Aparna Nancherla on why comedians can’t back down during Trump’s presidency.
Aparna Nancherla is beating me in our race to name alternative milks. As we sit in the covered patio of Pretty Southern in Greenpoint, Brooklyn, eagerly sucking down cold brews to counter the sweltering afternoon, she rattles off oat, hemp, almond, and soy. I counter with coconut and cashew, and we agree to name more throughout the interview should they occur to us. Interestingly, neither of us is lactose intolerant—just apparently good at nutritional trivia. This seems like the type of random (read: nearly incoherent) interaction that could make for comedy gold were I drawn to improv or stand-up. How fortunate it is that I am seated approximately twelve inches from one of the most intriguing comedians to emerge from the New York scene in the past few years.
I’m curious to know if there was something specific that prompted the 35-year-old’s love for the genre. “I feel like I came into it kind of late,” she says, absentmindedly stirring her lingering coffee. “I didn’t grow up watching SNL, and I definitely didn’t think it was a viable career option for anyone. I tried stand-up for the first time during college. [It] opened up my world in a way that I hadn’t considered before.”
That world eventually grew from her hometown of Washington, D.C., to a small liberal arts college in western Massachusetts and finally to New York City, where she’s performed everywhere from Bushwick coffeehouses to Columbia University. And that’s just when she’s not on the road. “This past year is actually the most I’ve ever traveled since I started comedy, and I think I enjoy it, but I also realized I have a limit. It can feel very isolating because you don’t see your friends, and then you’re out of the loop.”
Nancherla is refreshingly honest about having anxiety and depression, and often references her experiences in her act. “When I started talking about [these feelings] I didn’t really have an agenda. It resonated with a lot of people in a way I didn’t think it would, so it encouraged me to keep talking about it.” She also recognizes that many creative people struggle with similar feelings, or have trouble pushing past a creative rut. “The weird thing with creative professions is you’re going to go through periods where you’re more and less inspired. There isn’t always a rhyme or reason to it, so you have to sort of be okay with a period where you’re not feeling the better ideas. You just have to know it’ll gradually creep back in, and then you’re like, ‘I’m back!’”
With the bar for comedy set high, especially in New York with SNL, I ask how she would advise young comedians to begin navigating the industry. “Be okay with success looking different than how you originally envisioned it. In entertainment, a lot of the opportunities you get are not ones that you will have predicted. You never know where you’re going to get a break, so you have to be adaptable. It can hopefully get you closer to something that you do want to be doing.”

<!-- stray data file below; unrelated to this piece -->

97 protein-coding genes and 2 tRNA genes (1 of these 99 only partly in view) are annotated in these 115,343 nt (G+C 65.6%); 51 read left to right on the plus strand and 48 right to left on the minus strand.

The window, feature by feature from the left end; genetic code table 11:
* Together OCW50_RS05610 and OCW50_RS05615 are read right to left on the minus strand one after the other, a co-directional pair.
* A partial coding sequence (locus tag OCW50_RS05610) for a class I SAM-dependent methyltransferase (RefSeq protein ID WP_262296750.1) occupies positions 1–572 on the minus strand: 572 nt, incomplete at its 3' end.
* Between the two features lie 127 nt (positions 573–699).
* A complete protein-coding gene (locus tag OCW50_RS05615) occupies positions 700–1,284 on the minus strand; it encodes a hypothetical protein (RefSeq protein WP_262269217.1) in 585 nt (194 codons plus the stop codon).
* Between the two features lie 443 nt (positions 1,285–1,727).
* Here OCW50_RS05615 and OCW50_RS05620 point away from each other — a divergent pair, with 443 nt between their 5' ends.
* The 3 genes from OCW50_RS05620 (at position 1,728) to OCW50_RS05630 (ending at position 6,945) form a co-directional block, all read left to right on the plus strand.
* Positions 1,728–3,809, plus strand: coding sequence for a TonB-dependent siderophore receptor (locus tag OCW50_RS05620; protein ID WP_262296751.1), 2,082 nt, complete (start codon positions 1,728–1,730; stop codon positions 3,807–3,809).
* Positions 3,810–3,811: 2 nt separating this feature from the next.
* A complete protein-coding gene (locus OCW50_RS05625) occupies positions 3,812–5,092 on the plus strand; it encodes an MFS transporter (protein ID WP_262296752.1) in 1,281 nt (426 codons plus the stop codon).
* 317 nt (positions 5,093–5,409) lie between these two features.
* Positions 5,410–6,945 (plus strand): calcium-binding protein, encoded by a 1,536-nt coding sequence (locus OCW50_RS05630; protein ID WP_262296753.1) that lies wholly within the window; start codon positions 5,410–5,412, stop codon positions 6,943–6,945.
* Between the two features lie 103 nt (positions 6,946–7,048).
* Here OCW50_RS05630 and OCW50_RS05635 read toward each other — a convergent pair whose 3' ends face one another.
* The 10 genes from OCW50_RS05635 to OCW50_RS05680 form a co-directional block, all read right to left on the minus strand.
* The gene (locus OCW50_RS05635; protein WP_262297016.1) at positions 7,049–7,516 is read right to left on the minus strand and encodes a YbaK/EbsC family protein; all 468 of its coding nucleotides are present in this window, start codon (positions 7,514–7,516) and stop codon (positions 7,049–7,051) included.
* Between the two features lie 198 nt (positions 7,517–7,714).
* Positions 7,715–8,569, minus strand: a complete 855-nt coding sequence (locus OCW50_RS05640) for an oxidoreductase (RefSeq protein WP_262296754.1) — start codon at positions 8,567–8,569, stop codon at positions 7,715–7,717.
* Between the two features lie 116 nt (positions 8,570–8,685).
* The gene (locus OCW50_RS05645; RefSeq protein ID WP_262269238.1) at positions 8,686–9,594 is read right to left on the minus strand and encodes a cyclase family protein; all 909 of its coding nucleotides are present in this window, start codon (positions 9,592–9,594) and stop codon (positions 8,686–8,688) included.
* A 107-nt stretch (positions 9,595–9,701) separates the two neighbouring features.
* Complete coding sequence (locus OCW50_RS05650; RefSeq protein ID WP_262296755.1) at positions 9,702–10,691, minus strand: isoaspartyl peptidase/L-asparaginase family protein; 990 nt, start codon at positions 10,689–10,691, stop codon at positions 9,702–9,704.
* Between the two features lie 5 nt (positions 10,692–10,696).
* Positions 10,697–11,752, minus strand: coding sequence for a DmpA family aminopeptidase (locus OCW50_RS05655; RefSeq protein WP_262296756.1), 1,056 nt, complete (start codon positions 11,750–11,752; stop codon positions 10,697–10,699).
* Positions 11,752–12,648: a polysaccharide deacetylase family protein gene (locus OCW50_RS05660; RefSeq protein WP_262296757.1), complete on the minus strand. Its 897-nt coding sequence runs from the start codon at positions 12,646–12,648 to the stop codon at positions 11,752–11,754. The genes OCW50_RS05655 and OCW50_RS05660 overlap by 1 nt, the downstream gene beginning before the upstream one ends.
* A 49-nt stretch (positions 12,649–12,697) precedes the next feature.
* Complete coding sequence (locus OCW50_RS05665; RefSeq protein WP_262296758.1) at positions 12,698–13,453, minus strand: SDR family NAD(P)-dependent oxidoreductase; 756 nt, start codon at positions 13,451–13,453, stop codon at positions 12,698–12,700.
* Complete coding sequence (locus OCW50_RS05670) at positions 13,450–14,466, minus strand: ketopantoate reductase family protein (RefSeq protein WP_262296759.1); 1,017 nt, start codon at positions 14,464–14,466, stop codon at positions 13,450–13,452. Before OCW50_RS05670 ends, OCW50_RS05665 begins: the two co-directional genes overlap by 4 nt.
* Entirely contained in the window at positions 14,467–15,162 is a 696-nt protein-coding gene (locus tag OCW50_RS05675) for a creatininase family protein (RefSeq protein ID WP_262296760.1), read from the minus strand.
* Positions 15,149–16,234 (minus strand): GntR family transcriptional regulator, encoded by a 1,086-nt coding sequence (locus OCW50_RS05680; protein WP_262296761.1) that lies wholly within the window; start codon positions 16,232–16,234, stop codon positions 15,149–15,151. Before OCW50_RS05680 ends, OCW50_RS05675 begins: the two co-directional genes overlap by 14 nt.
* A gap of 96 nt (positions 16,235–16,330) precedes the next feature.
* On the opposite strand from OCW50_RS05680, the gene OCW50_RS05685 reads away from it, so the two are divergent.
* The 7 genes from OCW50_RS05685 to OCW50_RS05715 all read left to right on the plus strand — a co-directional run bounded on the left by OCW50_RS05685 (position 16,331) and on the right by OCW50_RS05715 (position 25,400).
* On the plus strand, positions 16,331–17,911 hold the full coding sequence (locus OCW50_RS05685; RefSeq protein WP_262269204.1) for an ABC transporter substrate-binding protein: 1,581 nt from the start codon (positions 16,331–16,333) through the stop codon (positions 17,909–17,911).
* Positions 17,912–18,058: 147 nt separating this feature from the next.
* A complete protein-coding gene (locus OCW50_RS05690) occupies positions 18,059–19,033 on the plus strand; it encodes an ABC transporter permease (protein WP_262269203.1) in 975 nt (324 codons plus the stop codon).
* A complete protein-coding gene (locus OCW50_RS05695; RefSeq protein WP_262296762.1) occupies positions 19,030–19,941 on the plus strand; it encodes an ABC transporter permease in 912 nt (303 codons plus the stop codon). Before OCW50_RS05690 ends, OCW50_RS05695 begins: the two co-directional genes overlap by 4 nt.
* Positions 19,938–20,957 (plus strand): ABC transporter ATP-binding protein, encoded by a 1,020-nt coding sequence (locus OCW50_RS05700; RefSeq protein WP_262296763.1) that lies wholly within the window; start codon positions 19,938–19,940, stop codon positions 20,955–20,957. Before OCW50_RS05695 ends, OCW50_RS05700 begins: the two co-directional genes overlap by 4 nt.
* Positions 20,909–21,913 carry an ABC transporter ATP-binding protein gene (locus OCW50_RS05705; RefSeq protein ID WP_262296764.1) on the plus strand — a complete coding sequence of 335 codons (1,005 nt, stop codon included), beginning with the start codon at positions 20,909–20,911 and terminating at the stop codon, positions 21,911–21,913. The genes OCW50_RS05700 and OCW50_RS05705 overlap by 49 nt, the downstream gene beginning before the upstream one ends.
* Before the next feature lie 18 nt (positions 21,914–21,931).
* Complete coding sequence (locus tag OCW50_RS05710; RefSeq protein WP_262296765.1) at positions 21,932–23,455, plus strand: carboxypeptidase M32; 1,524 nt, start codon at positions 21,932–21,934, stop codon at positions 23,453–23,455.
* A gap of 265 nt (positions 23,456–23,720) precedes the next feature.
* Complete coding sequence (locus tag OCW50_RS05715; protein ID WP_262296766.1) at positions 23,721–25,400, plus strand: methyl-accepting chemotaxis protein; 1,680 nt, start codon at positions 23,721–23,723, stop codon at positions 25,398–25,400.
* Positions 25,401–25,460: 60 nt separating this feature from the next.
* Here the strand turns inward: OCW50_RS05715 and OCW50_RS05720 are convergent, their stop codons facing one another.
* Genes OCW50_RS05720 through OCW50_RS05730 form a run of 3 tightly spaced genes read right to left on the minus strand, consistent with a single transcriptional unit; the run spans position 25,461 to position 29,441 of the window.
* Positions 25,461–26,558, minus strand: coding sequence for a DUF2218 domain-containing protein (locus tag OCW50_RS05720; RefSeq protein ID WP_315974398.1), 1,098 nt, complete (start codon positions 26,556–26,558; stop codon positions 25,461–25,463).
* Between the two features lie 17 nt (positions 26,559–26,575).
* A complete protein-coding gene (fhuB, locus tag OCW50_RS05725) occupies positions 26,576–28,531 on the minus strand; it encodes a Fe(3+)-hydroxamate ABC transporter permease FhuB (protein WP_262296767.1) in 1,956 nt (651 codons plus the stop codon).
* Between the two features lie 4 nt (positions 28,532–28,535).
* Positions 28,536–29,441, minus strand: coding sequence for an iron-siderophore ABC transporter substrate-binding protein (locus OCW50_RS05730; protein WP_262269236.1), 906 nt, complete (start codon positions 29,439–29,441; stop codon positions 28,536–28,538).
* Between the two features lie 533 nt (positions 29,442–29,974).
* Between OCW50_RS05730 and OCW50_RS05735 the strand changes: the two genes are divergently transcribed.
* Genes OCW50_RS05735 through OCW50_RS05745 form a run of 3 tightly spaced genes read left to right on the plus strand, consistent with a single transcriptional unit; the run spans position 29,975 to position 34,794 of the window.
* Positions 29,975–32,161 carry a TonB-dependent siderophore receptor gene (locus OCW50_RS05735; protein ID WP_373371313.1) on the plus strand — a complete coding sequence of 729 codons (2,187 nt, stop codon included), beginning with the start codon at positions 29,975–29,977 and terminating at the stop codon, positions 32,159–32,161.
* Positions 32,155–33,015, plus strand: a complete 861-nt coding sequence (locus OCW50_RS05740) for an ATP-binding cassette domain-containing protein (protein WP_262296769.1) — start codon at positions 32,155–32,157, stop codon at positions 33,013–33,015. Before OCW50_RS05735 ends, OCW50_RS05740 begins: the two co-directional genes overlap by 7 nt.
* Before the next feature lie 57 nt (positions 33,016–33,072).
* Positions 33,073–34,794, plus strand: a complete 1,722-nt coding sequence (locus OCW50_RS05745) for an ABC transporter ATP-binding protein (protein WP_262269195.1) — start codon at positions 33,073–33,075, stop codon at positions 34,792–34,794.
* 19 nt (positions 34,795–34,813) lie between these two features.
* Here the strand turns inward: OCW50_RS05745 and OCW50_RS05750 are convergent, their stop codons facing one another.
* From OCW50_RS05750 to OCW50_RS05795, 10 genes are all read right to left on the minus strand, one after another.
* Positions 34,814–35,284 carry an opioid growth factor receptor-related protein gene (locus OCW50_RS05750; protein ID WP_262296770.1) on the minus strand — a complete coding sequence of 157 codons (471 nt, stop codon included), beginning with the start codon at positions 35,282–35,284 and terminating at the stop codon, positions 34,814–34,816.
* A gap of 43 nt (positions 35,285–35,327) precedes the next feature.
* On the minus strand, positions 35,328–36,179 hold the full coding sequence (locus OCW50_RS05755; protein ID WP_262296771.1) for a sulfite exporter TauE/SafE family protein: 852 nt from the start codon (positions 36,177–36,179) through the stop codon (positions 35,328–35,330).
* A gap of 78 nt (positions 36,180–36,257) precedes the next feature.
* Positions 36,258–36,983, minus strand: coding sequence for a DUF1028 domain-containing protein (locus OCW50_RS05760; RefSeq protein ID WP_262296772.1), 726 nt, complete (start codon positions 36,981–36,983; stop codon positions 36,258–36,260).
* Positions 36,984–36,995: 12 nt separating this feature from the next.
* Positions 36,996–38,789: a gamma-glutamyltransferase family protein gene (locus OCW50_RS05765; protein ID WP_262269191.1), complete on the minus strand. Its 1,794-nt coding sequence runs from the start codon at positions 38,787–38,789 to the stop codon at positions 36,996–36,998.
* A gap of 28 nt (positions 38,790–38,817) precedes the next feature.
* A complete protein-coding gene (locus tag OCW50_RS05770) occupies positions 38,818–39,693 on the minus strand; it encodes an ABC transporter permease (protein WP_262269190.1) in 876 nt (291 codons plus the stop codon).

Luckily, Twitter is the great equalizer for finding out who is just plain laugh-out-loud funny, and Nancherla is consistently damn good. So, who does the social media master follow when she’s in need of her own comedic relief? “I follow too many people, so my timeline isn’t very curated. I really enjoy Megan Amram, who is a big one for a lot of people. I like this one called Pixelated Boat. It’s more absurdist, and I’m not even sure who writes it, but it’s one that makes me laugh and has a lot of weird stuff.”
The comedian isn’t just limiting herself to 140 characters or a 15-minute set these days. Last December, Aparna penned an illuminating op-ed in the Village Voice about performing stand-up post-Trump’s election. “It’s such a weird time to do comedy. I’ve heard people say, ‘Oh this must be such a great time for comedy!’ Not really. There’s always stuff to make fun of, [but] it’s almost trickier to find a way to address it that’s not bumming everyone out. The good side of it is [that] a lot of people I know, including myself, have gotten more responsible for being politically active and doing more shows [that fundraise] for ACLU or Planned Parenthood. Doing more than just talking.”
I ask if she feels any pressure to be funny or be “on” all the time, now that so many people, myself included, are looking to comedians as relief from feeling that the world is about to implode. “I go back and forth between really enjoying what I do and feeling really lucky to do it, but then other times being like, ‘Oh, you’re not contributing anything.’ So, sometimes it’s hard for me to internalize the fact that people do find comedy therapeutic. I get a lot of messages from people who will be like, ‘Thank you so much for talking about this on stage, it made me feel less alone, or it made me laugh for the first time this week.’ That’s the stuff that is really humbling and makes you feel like, maybe I’m adding a little piece of something to the world that is helping people.”